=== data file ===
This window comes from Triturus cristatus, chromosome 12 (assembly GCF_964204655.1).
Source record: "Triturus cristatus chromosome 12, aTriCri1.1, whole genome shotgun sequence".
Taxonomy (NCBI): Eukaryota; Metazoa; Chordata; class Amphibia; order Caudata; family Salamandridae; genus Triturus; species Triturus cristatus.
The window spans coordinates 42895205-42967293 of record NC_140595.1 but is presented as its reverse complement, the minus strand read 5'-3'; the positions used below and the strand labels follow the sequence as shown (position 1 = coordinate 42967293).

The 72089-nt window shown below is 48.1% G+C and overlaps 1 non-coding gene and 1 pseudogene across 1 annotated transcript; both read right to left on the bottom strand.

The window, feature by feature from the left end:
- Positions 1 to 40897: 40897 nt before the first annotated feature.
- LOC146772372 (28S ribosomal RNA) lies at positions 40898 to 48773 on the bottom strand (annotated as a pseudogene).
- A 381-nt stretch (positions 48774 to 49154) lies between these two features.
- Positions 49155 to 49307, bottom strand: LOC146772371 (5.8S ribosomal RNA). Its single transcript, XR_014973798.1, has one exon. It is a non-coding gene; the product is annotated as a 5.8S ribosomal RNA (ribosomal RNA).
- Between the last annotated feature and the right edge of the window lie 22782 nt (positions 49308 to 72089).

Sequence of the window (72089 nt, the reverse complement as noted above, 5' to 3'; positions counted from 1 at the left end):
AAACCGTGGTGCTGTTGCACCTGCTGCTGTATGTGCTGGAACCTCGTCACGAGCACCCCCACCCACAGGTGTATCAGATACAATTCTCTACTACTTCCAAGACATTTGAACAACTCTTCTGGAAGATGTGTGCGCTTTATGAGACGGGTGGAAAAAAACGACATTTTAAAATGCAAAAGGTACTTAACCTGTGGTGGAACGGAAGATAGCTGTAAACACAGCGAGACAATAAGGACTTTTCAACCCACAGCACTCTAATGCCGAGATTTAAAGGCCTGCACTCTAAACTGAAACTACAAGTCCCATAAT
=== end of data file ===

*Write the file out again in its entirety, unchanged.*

This window comes from Triturus cristatus, chromosome 12 (assembly GCF_964204655.1).
Source record: "Triturus cristatus chromosome 12, aTriCri1.1, whole genome shotgun sequence".
Taxonomy (NCBI): Eukaryota; Metazoa; Chordata; class Amphibia; order Caudata; family Salamandridae; genus Triturus; species Triturus cristatus.
The window spans coordinates 42895205-42967293 of record NC_140595.1 but is presented as its reverse complement, the minus strand read 5'-3'; the positions used below and the strand labels follow the sequence as shown (position 1 = coordinate 42967293).

The 72089-nt window shown below is 48.1% G+C and overlaps 1 non-coding gene and 1 pseudogene across 1 annotated transcript; both read right to left on the bottom strand.

The window, feature by feature from the left end:
- Positions 1 to 40897: 40897 nt before the first annotated feature.
- LOC146772372 (28S ribosomal RNA) lies at positions 40898 to 48773 on the bottom strand (annotated as a pseudogene).
- A 381-nt stretch (positions 48774 to 49154) lies between these two features.
- Positions 49155 to 49307, bottom strand: LOC146772371 (5.8S ribosomal RNA). Its single transcript, XR_014973798.1, has one exon. It is a non-coding gene; the product is annotated as a 5.8S ribosomal RNA (ribosomal RNA).
- Between the last annotated feature and the right edge of the window lie 22782 nt (positions 49308 to 72089).

Sequence of the window (72089 nt, the reverse complement as noted above, 5' to 3'; positions counted from 1 at the left end):
AAACCGTGGTGCTGTTGCACCTGCTGCTGTATGTGCTGGAACCTCGTCACGAGCACCCCCACCCACAGGTGTATCAGATACAATTCTCTACTACTTCCAAGACATTTGAACAACTCTTCTGGAAGATGTGTGCGCTTTATGAGACGGGTGGAAAAAAACGACATTTTAAAATGCAAAAGGTACTTAACCTGTGGTGGAACGGAAGATAGCTGTAAACACAGCGAGACAATAAGGACTTTTCAACCCACAGCACTCTAATGCCGAGATTTAAAGGCCTGCACTCTAAACTGAAACTACAAGTCCCATAAT